Apple is doubly vulnerable after taking a hardline public stance on encryption.
Not only does the company risk a defeat before judges who will decide whether it can legally oppose FBI demands to help it hack a terrorist’s iPhone, but it’s also susceptible to a setback in the court of public opinion.
The company is being portrayed by the government as soft on crime during an election year when candidates are already on record as saying the technology industry doesn’t do enough to help combat terror. Now polling shows that the public is divided on whether CEO Tim Cook is doing the right thing.
While it’s too early to gauge the impact on the bottom line, the standoff increases the likelihood that the fabled Apple brand develops as much of a reputation for its views on policy issues as it has for its must-have products. That’s a contrast to the days before Cook took the helm, when the company was less likely to air political views.
About half of Americans say Apple should unlock the iPhone to assist the ongoing FBI investigation into the San Bernardino attacks, which killed 14 people, according to a survey by Pew Research Center. Some 38% said Apple shouldn’t do so.
“There have been more incidents of terrorist threats, which have made the general public more responsive to the government being able to open someone’s phone, particularly someone like this,” said Michel Pham, who teaches branding and marketing strategy at Columbia Business School in New York. “It’s a risky proposition for Apple.”
Opinion is broadly split between two camps. On the one hand are those who agree with Cook that helping the FBI hack the handset would be a dangerous precedent that could lead to a stampede of foreign regimes demanding that Apple also help them access the phones of, for instance, political dissidents. On the other side are those who think that the company is hindering federal efforts to establish the extent of the San Bernardino terror plot, and is thereby endangering national security.
“They’re going to alienate some people if they release it, and they’re going to alienate some others if they don’t,” said David Reibstein, a professor of marketing at the University of Pennsylvania’s Wharton School. “For some customers it’s going to hurt, no question.”
Donald Trump was among the first to criticize Apple’s refusal to honor the court order to unlock the phone. The Republican presidential candidate urged supporters at a rally on Friday in Pawleys Island, S.C., to boycott the company. He later tweeted that he’ll give up his personal iPhone in favor of a Samsung device until Apple caves to the FBI’s demands.
The conflict risks diverting attention from a key pillar of Apple’s success as a brand: its products. When Interbrand ranked Apple the world’s most valuable brand for the third consecutive year in 2015, it highlighted both the efforts “to make people feel more secure” and how Apple “speaks directly about the merits of its product and its benefits to the user.” The brand is worth $170 billion, Interbrand said.
Staying on Point
Every time Apple veers away from talking about its iPhones, iPads and computers, it chips away at its image, according to Columbia’s Pham. Since taking over as CEO from Steve Jobs, who died in 2011, Cook has defended Apple’s tax payments before the U.S. Senate, been outspoken about social issues and instigated investigations into the company’s supply chain.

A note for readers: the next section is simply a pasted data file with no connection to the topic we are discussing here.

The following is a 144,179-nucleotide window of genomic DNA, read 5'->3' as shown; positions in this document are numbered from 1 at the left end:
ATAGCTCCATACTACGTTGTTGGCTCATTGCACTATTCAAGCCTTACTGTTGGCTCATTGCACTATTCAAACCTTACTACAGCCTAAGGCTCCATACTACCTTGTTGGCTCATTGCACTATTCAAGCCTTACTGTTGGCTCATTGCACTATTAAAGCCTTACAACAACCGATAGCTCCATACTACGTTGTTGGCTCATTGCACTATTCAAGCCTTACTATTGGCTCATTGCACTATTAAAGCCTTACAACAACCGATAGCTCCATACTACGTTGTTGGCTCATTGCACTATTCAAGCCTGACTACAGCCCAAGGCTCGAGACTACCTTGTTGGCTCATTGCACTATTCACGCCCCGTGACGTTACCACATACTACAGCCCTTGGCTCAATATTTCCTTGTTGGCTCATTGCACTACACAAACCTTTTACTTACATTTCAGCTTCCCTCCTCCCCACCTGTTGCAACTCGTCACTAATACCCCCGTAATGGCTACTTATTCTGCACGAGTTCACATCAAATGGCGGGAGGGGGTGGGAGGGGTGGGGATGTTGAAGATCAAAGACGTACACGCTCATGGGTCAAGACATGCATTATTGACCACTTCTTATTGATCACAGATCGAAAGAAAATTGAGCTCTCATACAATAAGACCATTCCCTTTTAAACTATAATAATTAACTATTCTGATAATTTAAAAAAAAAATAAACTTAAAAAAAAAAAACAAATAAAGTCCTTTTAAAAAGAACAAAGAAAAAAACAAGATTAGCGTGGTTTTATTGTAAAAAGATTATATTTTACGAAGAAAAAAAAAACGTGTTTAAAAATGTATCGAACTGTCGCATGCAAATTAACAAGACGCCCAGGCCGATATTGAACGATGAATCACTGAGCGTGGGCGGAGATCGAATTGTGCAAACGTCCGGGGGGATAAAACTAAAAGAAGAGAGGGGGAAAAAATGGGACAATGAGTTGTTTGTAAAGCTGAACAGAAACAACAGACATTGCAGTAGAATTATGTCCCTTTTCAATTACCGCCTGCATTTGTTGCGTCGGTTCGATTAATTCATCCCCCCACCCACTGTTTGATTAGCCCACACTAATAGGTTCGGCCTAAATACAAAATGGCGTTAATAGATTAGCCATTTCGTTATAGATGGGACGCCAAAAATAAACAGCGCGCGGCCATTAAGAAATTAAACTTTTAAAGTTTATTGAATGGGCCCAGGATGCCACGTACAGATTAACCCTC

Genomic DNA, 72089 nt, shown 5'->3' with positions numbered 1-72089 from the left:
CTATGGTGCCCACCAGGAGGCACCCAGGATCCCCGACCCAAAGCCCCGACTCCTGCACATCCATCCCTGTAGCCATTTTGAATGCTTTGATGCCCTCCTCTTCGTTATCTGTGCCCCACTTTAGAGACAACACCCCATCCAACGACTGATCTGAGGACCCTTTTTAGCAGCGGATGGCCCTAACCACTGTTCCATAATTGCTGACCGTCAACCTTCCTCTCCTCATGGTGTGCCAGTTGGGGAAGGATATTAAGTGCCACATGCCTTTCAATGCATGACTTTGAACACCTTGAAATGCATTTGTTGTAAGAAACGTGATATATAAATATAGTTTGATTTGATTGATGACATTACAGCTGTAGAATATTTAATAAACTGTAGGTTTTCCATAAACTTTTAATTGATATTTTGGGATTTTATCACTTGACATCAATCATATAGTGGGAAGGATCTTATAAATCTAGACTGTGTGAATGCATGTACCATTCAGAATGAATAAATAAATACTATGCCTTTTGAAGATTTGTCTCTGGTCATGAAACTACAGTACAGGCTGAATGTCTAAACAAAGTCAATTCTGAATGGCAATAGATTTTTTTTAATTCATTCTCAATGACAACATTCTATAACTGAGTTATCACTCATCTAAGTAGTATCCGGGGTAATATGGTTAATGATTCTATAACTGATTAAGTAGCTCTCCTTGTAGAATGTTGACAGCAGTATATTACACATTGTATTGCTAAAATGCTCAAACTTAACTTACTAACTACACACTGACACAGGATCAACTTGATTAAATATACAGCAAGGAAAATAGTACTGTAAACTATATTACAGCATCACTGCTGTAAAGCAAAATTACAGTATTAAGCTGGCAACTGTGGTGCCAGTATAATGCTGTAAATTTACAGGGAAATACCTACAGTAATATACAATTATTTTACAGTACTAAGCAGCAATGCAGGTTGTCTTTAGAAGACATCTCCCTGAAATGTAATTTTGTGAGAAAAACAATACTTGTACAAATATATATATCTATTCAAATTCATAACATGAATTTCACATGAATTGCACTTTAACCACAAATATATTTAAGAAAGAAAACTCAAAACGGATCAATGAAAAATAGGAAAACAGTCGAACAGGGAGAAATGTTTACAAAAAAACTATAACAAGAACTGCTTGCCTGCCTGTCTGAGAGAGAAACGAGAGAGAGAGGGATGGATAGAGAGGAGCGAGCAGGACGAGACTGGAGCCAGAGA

“The product is really what resonates with people — it’s a brand that makes cool products,” said Pham. “This is a brand that people hold in a special place in their hearts. Whenever the discourse moves to the brand being something broader than that it creates a little bit of danger.”
In some respects the conflict serves Apple, by highlighting the strength of its encryption to customers who are concerned about privacy, according to Wharton’s Reibstein. That’s particularly the case outside the U.S., where consumers are often less preoccupied with the same national security issues, he said.
“Apple can say, ‘We’re doing everything we can to fight for your security, even taking on the government’,” he said.
The most valuable company in the world might come out unscathed from both sides if it ultimately complies with the U.S. court order, but does so while “kicking and screaming” for the sake of customers, said Susan Hennessey, a fellow at the Brookings Institution. Yet Apple mights also be miscalculating how aligned public sentiment is with the values of Silicon Valley, she said.
“Apple is attempting to bolster their reputation within a smaller community that is not necessarily reflective of the general population of the United States,” Hennessey said.
So far the impact in the U.S. is evenly split: 24% of 1,002 respondents in an online survey told Piper Jaffray they viewed Apple more favorably as a result of the FBI tussle, while 23% said their view was less positive than before. That could change as the political debate about national security becomes more heated in the run-up to November’s presidential election.
One of the biggest risks is that Cook’s vocal and hardline stance could prompt Congress to take action, just months after the White House said it wouldn’t push for legislation to force companies to install “back doors” in their software for government access. At stake is far more than just fines and public image at Apple. The fight could help determine just how independent a broad swath of the technology industry will be of government tentacles in the U.S., and ultimately abroad.
“If Apple gets drawn into that broader political fight, that’s not going to be good for them,” said Steve Callander, a professor of political economy at the Stanford Graduate School of Business. “It’s easier to make enemies than it is to make friends. It’s going to be difficult for Apple not to be the focus of hatred or anger.”
By Alex Webb and Selina Wang